Aches & PainsAlternative MedicineChildren's HealthDisabilitiesDisease, Illness & ConditionsEye CareFirst AidHealth Care IndustryInjuriesMental HealthOlder AdultsOral HealthReproductive HealthWellness

Differentiate Between Anxiety, Intercostal Muscle Spasms, and Heart Attack

Updated on September 16, 2014

Experiencing Chest Discomfort?

Often, people don't know if they are having a heart attack or one of many other chest problems. The problems most commonly confused with a heart attack are 1) anxiety and 2) strain, cramp or spasm of the intercostal muscles in the wall of the chest. This confusion is understandable, as symptoms of these two conditions resemble the symptoms of a heart attack.

Of course, the way to tell the difference for sure is to see a doctor. A doctor can run an electrocardiogram (ECG), which checks for abnormalities in the beating of the heart. Nevertheless, there is not always a hospital close by, and knowing the symptoms of these three conditions can help you prepare for whatever may follow.

Although symptoms of anxiety and intercostal muscle spasms closely resemble those of a heart attack, there are differences. Again, if you are in doubt, consult a doctor immediately.

Symptoms Compared

Intercostal Muscle Spasm
Heart Attack
Chest Pain
May be present, caused by heavy breathing; gets worse with breathing
Severe pain localized in the lower chest; gets worse with breathing or movement
May be severe; may radiate to different parts of upper body from the chest; may feel like "squeezing"
Difficulty Breathing
Breathing is heavy
Heavy breathing causes pain
Possibly gasping, due to difficulty getting oxygen into bloodstream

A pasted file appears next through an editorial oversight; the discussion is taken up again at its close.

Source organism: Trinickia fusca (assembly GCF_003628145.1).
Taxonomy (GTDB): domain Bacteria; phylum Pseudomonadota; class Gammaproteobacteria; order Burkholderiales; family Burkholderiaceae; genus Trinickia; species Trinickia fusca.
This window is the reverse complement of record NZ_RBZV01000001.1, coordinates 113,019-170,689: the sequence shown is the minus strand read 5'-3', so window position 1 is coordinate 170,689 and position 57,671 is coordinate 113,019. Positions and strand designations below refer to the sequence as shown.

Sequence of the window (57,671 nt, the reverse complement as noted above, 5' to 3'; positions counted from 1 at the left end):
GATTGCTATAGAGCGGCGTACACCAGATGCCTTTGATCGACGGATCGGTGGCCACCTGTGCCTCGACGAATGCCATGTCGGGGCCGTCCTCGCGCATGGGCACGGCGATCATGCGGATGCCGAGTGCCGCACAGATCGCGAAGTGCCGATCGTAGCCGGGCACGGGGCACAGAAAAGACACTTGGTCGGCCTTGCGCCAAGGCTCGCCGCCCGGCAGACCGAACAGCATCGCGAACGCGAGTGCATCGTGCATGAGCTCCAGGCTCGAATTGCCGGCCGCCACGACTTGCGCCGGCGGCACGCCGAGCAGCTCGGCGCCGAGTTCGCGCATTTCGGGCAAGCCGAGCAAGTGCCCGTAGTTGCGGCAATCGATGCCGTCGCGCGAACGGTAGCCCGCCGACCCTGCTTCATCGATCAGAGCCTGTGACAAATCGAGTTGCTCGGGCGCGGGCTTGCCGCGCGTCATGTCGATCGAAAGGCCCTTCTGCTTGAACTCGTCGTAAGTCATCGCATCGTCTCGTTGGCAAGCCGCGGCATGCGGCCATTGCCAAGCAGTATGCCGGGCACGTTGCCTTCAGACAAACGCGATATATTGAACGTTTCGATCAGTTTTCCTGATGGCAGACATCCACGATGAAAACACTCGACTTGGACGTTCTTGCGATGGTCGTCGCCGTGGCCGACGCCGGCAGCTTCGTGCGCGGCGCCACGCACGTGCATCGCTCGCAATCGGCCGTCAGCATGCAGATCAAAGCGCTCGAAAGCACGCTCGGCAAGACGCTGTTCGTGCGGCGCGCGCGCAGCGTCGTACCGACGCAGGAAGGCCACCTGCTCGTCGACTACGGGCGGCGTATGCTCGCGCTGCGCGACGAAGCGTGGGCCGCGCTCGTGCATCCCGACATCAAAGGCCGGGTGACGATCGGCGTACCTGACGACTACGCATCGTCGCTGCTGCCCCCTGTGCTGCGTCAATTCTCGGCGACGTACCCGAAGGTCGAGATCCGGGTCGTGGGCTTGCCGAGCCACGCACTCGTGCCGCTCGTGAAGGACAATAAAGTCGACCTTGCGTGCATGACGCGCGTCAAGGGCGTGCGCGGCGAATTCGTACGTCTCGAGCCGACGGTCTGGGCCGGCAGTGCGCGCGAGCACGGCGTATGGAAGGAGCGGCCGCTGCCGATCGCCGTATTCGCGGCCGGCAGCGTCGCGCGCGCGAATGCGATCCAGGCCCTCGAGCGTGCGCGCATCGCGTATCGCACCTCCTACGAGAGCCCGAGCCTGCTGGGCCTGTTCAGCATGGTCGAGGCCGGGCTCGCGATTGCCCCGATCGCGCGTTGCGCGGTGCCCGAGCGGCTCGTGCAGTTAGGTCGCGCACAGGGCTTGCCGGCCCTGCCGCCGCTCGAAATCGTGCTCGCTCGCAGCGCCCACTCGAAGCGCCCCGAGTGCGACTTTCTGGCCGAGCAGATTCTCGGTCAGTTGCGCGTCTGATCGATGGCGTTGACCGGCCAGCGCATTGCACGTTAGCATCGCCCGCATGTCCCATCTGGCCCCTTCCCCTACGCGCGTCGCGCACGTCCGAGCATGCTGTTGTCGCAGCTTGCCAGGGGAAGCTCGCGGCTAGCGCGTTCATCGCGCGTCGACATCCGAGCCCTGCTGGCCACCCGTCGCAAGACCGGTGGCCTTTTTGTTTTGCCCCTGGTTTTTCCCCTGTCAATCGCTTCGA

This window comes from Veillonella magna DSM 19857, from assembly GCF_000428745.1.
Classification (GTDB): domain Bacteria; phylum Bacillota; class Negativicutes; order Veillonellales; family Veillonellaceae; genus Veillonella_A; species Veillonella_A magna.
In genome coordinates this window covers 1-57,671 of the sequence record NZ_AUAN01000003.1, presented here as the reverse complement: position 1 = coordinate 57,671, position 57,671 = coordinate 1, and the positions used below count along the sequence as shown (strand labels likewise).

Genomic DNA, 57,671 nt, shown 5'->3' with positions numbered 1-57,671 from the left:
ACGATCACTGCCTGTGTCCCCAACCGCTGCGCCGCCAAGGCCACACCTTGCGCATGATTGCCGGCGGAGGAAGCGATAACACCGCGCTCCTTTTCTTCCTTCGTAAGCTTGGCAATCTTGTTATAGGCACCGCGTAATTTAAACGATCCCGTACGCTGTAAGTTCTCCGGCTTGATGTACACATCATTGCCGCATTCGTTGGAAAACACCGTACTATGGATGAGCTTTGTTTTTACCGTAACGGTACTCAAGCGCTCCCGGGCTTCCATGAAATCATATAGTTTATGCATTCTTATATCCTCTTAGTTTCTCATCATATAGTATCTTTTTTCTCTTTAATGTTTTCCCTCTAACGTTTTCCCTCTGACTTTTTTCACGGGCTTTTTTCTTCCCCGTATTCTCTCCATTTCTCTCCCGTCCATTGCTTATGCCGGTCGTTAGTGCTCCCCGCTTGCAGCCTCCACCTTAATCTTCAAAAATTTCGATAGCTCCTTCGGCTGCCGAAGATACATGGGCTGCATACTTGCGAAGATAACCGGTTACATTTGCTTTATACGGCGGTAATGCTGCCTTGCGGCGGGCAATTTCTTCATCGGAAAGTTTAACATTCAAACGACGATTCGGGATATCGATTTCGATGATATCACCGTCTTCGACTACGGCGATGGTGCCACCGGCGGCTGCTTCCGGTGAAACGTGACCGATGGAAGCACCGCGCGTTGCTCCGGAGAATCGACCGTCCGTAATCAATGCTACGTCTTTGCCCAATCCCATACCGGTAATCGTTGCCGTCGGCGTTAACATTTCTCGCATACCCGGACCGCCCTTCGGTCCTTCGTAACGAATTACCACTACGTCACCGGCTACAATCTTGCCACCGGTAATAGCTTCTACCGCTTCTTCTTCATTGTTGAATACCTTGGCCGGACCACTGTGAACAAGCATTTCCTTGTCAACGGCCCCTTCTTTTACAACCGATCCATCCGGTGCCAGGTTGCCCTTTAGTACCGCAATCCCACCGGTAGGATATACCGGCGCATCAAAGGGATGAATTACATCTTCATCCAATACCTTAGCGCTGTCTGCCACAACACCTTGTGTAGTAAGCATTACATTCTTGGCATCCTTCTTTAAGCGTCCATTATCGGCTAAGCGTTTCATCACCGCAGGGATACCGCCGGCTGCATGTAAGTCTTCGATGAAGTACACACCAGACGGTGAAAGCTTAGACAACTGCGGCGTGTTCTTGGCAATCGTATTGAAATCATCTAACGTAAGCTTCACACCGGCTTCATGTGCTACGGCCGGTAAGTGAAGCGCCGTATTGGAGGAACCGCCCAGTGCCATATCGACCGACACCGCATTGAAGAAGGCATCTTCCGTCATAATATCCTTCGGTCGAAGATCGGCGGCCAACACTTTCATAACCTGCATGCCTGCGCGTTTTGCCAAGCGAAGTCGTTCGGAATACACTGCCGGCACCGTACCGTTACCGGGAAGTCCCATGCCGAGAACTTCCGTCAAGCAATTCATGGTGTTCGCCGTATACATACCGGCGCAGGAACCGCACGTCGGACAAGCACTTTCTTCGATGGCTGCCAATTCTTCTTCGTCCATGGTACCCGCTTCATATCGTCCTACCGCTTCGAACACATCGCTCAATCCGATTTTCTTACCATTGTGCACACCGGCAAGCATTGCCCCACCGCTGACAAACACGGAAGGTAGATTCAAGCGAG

May increase if anxiety is present
May be irregular or racing

Physical Symptoms of Anxiety

Anxiety is commonly associated with fear. The body goes into an alarmed state, what is called a fight-or-flight state. A person experiencing strong emotions, like stress or anger, may well focus on their thoughts or on their surroundings, rather than on how they are feeling physically. When a person finally pays attention to their bodily sensations, these sensations may seem to have started suddenly, when in fact they have been going on all day, along with the unpleasant thoughts that cause them.

Physical symptoms of anxiety include:

  1. Heavy breathing, or difficulty breathing through the nose
  2. Constriction of throat muscles, making it hard to swallow saliva, or a sensation of having something stuck in the throat
  3. Increased heart beat
  4. Confusion and light-headedness
  5. Heightened senses. A person may become extremely sensitive to sound, touch, taste, or anything that happens in the body. A person may become unduly concerned about these sensations. The most common example is a person listening to their own heart beat, and getting the sense that their heartbeat is fading away, skipping, or stopping, when in fact their heart is okay.
  6. Chest pain, especially towards the ribs or sternum (middle of the chest). This is usually caused by the heavy breathing. The pain increases when inhaling or exhaling.

Solution: There are many solutions, mostly involving relaxation techniques (e.g. meditation) or distraction (e.g. exercise, talking to a friend). If anxiety often causes physical symptoms, counseling or therapy may lead to a long-term solution.

The Intercostal Muscles

Intercostal muscles go from rib to rib.
Intercostal muscles go from rib to rib. | Source

Symptoms of Intercostal Muscle Strain or Spasm

Almost everyone has experienced spasms like these, and when they do, many wonder if they are having a heart attack. Having frightening thoughts may cause anxiety, making the problem feel worse.